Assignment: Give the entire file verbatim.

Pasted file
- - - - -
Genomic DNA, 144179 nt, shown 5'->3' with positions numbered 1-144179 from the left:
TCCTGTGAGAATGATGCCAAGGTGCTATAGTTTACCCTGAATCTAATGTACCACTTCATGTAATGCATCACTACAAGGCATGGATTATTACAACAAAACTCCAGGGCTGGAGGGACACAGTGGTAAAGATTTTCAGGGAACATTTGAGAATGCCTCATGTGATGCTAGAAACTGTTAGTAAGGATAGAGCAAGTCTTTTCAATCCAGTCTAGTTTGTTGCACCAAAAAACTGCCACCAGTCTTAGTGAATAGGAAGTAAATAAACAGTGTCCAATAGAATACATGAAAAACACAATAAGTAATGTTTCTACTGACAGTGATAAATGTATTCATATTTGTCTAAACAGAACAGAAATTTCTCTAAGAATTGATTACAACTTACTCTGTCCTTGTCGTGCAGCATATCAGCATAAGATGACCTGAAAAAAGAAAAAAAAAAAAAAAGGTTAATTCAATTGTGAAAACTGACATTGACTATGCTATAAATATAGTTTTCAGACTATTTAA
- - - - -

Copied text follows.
Genomic DNA, 144179 nt, shown 5'->3' with positions numbered 1-144179 from the left:
TCCTGTGAGAATGATGCCAAGGTGCTATAGTTTACCCTGAATCTAATGTACCACTTCATGTAATGCATCACTACAAGGCATGGATTATTACAACAAAACTCCAGGGCTGGAGGGACACAGTGGTAAAGATTTTCAGGGAACATTTGAGAATGCCTCATGTGATGCTAGAAACTGTTAGTAAGGATAGAGCAAGTCTTTTCAATCCAGTCTAGTTTGTTGCACCAAAAAACTGCCACCAGTCTTAGTGAATAGGAAGTAAATAAACAGTGTCCAATAGAATACATGAAAAACACAATAAGTAATGTTTCTACTGACAGTGATAAATGTATTCATATTTGTCTAAACAGAACAGAAATTTCTCTAAGAATTGATTACAACTTACTCTGTCCTTGTCGTGCAGCATATCAGCATAAGATGACCTGAAAAAAGAAAAAAAAAAAAAAAGGTTAATTCAATTGTGAAAACTGACATTGACTATGCTATAAATATAGTTTTCAGACTATTTAA